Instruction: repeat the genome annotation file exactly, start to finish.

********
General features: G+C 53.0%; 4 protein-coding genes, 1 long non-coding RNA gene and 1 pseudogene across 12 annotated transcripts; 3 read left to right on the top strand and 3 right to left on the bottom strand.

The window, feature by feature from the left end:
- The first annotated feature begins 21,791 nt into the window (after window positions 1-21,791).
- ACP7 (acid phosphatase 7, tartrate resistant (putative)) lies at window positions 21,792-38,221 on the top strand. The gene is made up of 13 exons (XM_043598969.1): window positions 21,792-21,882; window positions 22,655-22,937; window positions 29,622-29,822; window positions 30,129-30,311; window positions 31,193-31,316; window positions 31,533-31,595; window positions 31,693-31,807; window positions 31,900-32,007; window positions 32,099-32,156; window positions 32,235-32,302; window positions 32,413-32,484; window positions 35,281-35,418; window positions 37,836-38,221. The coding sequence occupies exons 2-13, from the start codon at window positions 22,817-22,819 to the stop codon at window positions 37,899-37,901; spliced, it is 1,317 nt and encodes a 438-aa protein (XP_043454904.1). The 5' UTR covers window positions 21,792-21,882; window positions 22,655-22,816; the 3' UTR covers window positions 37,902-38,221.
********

General features: G+C 53.0%; 4 protein-coding genes, 1 long non-coding RNA gene and 1 pseudogene across 12 annotated transcripts; 3 read left to right on the top strand and 3 right to left on the bottom strand.

The window, feature by feature from the left end:
- The first annotated feature begins 21,791 nt into the window (after window positions 1-21,791).
- ACP7 (acid phosphatase 7, tartrate resistant (putative)) lies at window positions 21,792-38,221 on the top strand. The gene is made up of 13 exons (XM_043598969.1): window positions 21,792-21,882; window positions 22,655-22,937; window positions 29,622-29,822; window positions 30,129-30,311; window positions 31,193-31,316; window positions 31,533-31,595; window positions 31,693-31,807; window positions 31,900-32,007; window positions 32,099-32,156; window positions 32,235-32,302; window positions 32,413-32,484; window positions 35,281-35,418; window positions 37,836-38,221. The coding sequence occupies exons 2-13, from the start codon at window positions 22,817-22,819 to the stop codon at window positions 37,899-37,901; spliced, it is 1,317 nt and encodes a 438-aa protein (XP_043454904.1). The 5' UTR covers window positions 21,792-21,882; window positions 22,655-22,816; the 3' UTR covers window positions 37,902-38,221.